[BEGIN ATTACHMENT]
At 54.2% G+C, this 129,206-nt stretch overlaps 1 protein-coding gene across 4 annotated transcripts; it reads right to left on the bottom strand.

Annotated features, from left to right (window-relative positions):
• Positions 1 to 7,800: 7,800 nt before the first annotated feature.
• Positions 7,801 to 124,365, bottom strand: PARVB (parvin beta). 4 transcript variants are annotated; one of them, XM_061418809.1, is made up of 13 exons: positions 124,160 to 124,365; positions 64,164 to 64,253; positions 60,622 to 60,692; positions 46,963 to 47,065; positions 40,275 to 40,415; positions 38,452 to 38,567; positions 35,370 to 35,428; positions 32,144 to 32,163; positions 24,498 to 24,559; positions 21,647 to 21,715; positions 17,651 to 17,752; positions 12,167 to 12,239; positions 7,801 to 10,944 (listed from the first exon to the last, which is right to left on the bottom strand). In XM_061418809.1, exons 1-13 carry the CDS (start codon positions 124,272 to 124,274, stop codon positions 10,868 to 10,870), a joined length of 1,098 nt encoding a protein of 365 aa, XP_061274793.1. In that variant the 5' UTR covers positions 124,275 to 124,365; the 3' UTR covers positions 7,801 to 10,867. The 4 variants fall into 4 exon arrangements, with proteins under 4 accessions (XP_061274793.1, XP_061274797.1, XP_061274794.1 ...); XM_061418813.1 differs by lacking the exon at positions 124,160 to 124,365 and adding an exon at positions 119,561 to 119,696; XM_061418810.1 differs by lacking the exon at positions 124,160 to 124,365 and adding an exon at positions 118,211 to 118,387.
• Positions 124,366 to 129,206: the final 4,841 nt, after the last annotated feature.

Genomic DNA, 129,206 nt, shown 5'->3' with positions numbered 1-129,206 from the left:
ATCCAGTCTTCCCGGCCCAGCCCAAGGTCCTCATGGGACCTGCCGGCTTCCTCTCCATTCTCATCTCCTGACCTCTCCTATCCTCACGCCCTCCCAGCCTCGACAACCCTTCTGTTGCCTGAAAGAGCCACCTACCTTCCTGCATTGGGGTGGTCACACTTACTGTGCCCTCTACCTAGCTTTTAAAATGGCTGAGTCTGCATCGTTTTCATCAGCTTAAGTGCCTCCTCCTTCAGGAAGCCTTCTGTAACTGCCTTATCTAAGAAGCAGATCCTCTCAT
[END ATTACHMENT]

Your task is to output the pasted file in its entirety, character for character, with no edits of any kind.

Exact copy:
At 54.2% G+C, this 129,206-nt stretch overlaps 1 protein-coding gene across 4 annotated transcripts; it reads right to left on the bottom strand.

Annotated features, from left to right (window-relative positions):
• Positions 1 to 7,800: 7,800 nt before the first annotated feature.
• Positions 7,801 to 124,365, bottom strand: PARVB (parvin beta). 4 transcript variants are annotated; one of them, XM_061418809.1, is made up of 13 exons: positions 124,160 to 124,365; positions 64,164 to 64,253; positions 60,622 to 60,692; positions 46,963 to 47,065; positions 40,275 to 40,415; positions 38,452 to 38,567; positions 35,370 to 35,428; positions 32,144 to 32,163; positions 24,498 to 24,559; positions 21,647 to 21,715; positions 17,651 to 17,752; positions 12,167 to 12,239; positions 7,801 to 10,944 (listed from the first exon to the last, which is right to left on the bottom strand). In XM_061418809.1, exons 1-13 carry the CDS (start codon positions 124,272 to 124,274, stop codon positions 10,868 to 10,870), a joined length of 1,098 nt encoding a protein of 365 aa, XP_061274793.1. In that variant the 5' UTR covers positions 124,275 to 124,365; the 3' UTR covers positions 7,801 to 10,867. The 4 variants fall into 4 exon arrangements, with proteins under 4 accessions (XP_061274793.1, XP_061274797.1, XP_061274794.1 ...); XM_061418813.1 differs by lacking the exon at positions 124,160 to 124,365 and adding an exon at positions 119,561 to 119,696; XM_061418810.1 differs by lacking the exon at positions 124,160 to 124,365 and adding an exon at positions 118,211 to 118,387.
• Positions 124,366 to 129,206: the final 4,841 nt, after the last annotated feature.

Genomic DNA, 129,206 nt, shown 5'->3' with positions numbered 1-129,206 from the left:
ATCCAGTCTTCCCGGCCCAGCCCAAGGTCCTCATGGGACCTGCCGGCTTCCTCTCCATTCTCATCTCCTGACCTCTCCTATCCTCACGCCCTCCCAGCCTCGACAACCCTTCTGTTGCCTGAAAGAGCCACCTACCTTCCTGCATTGGGGTGGTCACACTTACTGTGCCCTCTACCTAGCTTTTAAAATGGCTGAGTCTGCATCGTTTTCATCAGCTTAAGTGCCTCCTCCTTCAGGAAGCCTTCTGTAACTGCCTTATCTAAGAAGCAGATCCTCTCAT